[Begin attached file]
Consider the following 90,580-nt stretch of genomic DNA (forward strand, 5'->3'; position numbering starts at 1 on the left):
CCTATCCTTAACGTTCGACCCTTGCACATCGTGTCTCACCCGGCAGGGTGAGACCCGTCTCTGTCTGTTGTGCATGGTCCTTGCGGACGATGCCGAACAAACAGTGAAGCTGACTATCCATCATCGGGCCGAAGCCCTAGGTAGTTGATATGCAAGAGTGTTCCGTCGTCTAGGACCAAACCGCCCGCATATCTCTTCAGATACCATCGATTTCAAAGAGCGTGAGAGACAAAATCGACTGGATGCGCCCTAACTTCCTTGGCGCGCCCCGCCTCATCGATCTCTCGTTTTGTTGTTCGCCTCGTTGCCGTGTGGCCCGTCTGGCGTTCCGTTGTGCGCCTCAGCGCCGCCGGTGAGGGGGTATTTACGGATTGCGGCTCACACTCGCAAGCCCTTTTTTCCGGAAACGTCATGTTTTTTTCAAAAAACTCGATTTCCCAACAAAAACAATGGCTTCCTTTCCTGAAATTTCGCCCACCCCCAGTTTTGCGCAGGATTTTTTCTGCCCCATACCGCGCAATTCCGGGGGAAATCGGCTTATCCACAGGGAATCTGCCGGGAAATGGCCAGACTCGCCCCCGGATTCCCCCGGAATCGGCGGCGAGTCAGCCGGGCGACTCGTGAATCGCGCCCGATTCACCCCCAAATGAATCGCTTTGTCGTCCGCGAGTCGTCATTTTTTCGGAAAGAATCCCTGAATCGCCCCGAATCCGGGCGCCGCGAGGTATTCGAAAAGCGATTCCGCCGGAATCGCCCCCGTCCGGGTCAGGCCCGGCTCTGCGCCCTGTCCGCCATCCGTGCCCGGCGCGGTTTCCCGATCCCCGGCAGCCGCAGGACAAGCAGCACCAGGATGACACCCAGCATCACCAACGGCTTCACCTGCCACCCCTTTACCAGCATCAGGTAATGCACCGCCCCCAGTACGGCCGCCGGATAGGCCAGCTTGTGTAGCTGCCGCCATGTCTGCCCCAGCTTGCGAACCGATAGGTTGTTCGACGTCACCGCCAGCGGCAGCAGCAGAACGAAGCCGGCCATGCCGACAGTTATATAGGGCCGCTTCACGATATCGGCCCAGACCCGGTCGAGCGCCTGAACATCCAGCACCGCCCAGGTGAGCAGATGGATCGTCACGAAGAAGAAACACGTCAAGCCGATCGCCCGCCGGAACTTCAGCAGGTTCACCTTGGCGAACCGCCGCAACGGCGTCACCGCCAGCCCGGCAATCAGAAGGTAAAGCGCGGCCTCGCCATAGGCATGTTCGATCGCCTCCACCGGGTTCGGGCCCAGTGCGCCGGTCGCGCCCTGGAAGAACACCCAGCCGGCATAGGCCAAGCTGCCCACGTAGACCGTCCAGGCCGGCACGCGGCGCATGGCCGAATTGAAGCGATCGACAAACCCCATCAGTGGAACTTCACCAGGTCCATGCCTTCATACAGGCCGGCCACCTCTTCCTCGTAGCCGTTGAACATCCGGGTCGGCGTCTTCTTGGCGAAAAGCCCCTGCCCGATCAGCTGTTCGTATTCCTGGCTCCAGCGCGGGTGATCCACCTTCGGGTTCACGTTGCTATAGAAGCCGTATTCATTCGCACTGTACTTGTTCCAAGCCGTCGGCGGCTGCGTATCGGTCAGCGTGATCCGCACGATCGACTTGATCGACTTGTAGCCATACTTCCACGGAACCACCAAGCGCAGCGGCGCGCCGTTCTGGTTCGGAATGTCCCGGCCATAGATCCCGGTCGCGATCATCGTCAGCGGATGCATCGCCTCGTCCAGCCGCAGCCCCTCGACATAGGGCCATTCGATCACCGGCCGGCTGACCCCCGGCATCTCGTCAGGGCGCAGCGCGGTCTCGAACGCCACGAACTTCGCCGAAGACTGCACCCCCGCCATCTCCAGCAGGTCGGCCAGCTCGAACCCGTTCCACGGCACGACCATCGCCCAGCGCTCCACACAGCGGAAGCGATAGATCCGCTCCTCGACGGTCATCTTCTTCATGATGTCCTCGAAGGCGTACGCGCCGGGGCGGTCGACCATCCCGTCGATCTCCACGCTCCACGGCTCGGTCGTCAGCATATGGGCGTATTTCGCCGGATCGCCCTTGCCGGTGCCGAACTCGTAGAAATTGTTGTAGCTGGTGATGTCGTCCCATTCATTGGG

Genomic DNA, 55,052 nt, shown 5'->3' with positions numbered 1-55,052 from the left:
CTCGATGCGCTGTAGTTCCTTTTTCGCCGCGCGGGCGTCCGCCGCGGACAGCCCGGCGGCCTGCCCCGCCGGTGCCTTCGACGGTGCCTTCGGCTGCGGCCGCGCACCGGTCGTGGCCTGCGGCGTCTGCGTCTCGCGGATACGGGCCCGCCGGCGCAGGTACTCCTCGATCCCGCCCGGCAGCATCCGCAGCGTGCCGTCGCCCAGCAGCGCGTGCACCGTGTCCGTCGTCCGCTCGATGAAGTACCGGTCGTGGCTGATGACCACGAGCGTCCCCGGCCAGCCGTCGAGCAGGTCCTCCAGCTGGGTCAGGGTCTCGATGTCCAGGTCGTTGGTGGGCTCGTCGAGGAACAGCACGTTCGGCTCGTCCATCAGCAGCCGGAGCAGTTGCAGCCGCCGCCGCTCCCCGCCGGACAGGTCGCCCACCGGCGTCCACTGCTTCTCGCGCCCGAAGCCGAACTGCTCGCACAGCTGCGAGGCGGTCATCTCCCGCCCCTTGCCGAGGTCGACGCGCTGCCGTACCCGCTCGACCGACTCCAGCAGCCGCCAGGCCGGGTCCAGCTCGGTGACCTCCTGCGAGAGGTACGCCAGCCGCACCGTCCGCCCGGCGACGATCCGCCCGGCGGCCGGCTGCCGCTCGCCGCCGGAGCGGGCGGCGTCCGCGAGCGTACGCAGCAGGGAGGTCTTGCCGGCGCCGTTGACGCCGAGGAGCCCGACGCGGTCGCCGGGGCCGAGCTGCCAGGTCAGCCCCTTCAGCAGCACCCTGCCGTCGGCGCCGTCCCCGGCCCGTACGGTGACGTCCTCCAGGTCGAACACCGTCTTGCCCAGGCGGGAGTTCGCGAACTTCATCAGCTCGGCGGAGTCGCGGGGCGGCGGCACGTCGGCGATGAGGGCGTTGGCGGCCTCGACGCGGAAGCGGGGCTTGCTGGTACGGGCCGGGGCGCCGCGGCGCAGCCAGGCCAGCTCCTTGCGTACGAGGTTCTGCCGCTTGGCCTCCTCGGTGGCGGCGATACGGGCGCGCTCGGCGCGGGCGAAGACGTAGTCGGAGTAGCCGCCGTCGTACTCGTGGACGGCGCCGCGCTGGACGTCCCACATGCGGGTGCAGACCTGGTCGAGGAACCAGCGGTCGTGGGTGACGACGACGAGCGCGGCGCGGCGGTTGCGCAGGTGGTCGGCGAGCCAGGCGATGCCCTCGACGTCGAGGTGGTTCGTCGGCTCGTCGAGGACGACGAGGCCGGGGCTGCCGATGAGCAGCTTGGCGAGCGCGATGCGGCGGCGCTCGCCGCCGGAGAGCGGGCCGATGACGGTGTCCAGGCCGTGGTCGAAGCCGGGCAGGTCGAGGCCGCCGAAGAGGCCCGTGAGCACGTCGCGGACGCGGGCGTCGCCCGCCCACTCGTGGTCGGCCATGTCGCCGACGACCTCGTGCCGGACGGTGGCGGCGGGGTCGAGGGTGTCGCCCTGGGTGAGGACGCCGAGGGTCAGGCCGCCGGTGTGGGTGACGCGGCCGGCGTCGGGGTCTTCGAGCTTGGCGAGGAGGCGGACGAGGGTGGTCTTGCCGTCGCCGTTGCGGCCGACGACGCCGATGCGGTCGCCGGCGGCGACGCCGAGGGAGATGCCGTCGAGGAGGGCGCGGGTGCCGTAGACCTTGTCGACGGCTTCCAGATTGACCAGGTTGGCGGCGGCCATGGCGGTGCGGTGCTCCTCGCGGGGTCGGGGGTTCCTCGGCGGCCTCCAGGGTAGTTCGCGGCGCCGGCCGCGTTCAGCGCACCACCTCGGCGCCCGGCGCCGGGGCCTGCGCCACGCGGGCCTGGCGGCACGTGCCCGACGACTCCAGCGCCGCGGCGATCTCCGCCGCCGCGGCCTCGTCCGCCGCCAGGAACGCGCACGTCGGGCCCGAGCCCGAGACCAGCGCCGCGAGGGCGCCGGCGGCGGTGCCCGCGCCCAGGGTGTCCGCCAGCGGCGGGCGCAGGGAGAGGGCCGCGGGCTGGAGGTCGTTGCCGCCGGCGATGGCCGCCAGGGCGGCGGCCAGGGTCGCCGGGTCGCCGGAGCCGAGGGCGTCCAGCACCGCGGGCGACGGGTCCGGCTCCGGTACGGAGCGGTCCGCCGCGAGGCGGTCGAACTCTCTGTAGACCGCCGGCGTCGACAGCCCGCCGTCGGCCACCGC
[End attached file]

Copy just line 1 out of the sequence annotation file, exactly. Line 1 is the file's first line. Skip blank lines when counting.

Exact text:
Consider the following 90,580-nt stretch of genomic DNA (forward strand, 5'->3'; position numbering starts at 1 on the left):